Issues with running volk_profile in GENTOO


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On Mon, Feb 11, 2013 at 1:19 PM, Tommy T. II [email protected]
wrote:

I tried running volk_profile in Gentoo and got the following:

volk_profile

Using Volk machine: sse4_2_32_orc
RUN_VOLK_TESTS: volk_32fc_s32fc_rotatorpuppet_32fc_a
generic completed in 361.04s
sse4_1 completed in 0.49s

RUN_VOLK_TESTS: volk_32fc_32f_multiply_32fc_a

sse completed in 0.37s
Segmentation fault

I’m not sure what to make of the first one, but the second is likely
caused
by trying to execute a SIMD instruction on a CPU that doesn’t actually
have
it. This has happened before when the VOLK detection routines had a
bug,
or when a VM “lies” about being able to virtualize the SIMD instruction
set
in the cpuid.

If you could run CMake again, save the output to a file, then grep the
two
lines below:

– Available architectures:
generic;64;3dnow;abm;popcount;mmx;sse;sse2;orc;norc;sse3;ssse3;sse4_a;sse4_1;sse4_2;avx
– Available machines:
generic_orc;sse2_64_mmx_orc;sse3_64_orc;ssse3_64_orc;sse4_a_64_orc;sse4_1_64_orc;sse4_2_64_orc;avx_64_mmx_orc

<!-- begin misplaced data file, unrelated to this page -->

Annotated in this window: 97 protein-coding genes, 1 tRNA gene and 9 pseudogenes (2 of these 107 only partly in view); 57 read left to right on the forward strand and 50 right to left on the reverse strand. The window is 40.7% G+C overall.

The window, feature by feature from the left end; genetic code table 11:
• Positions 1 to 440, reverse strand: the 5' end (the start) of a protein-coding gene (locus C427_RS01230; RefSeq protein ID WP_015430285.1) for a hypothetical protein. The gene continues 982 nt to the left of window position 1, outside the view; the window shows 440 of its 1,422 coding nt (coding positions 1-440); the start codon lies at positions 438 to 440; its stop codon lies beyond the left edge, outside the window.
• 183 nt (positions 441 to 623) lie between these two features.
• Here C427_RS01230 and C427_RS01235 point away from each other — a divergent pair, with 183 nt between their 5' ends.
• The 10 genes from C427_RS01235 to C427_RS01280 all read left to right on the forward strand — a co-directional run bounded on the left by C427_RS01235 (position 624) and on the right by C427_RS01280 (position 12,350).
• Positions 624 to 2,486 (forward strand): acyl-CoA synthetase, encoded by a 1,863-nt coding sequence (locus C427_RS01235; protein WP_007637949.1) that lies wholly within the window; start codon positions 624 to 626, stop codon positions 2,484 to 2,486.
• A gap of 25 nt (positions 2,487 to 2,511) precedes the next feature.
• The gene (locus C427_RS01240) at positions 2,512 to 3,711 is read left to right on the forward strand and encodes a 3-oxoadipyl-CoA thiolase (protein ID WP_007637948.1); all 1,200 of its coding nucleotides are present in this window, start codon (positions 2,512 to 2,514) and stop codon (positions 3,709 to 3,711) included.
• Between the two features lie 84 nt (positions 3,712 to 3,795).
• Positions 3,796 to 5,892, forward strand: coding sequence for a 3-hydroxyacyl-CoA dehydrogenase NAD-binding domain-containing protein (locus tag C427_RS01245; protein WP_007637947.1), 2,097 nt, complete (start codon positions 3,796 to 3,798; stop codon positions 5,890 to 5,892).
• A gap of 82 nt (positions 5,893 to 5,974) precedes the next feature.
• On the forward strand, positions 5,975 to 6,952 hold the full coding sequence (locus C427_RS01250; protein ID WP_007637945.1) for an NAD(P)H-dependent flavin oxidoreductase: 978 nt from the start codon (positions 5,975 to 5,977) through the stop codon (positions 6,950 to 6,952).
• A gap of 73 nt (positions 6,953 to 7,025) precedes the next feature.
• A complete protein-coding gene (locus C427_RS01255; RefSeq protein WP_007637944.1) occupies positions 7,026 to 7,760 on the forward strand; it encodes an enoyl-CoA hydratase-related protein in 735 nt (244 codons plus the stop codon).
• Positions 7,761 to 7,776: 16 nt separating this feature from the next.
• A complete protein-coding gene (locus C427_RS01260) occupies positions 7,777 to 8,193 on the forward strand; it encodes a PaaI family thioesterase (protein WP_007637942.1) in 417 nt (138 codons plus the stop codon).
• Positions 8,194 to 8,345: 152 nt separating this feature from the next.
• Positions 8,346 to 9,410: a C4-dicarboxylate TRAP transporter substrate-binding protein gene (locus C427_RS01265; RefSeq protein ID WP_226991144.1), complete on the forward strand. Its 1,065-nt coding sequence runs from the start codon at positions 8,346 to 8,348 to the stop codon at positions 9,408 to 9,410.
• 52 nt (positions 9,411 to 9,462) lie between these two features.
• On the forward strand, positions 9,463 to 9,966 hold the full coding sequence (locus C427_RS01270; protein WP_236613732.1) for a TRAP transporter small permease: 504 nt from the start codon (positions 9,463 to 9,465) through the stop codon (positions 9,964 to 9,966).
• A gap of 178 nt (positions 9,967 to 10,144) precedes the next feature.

…you’ll see what VOLK came up with (the above is from the machine I am
typing on now.) You can compare this to the capabilities reported by
/proc/cpuinfo to see if there is a difference.

Johnathan

Thank you. I think this may be the problem:

grep “Available architectures” cmake.out

– Available architectures:
generic;32;3dnow;abm;popcount;mmx;sse;sse2;orc;norc;sse3;ssse3;sse4_a;sse4_1;sse4_2;avx

grep “Available machines” cmake.out

– Available machines:
generic_orc;sse2_32_mmx_orc;sse3_32_orc;ssse3_32_orc;sse4_a_32_orc;sse4_1_32_orc;sse4_2_32_orc;avx_32_mmx_orc

/proc/cpuinfo flags:
flags : fpu vme de pse tsc msr pae mce cx8 apic sep mtrr pge mca cmov
pat pse36 clflush dts acpi mmx fxsr sse sse2 ss ht tm pbe syscall nx
rdtscp lm constant_tsc arch_perfmon pebs bts rep_good nopl xtopology
nonstop_tsc aperfmperf pni pclmulqdq dtes64 monitor ds_cpl vmx smx est
tm2 ssse3 cx16 xtpr pdcm sse4_1 sse4_2 popcnt aes lahf_lm arat dts
tpr_shadow vnmi flexpriority ept void

It looks like my processor does not support avx, but Gnuradio assumes it
does. Is there a way to disable avx?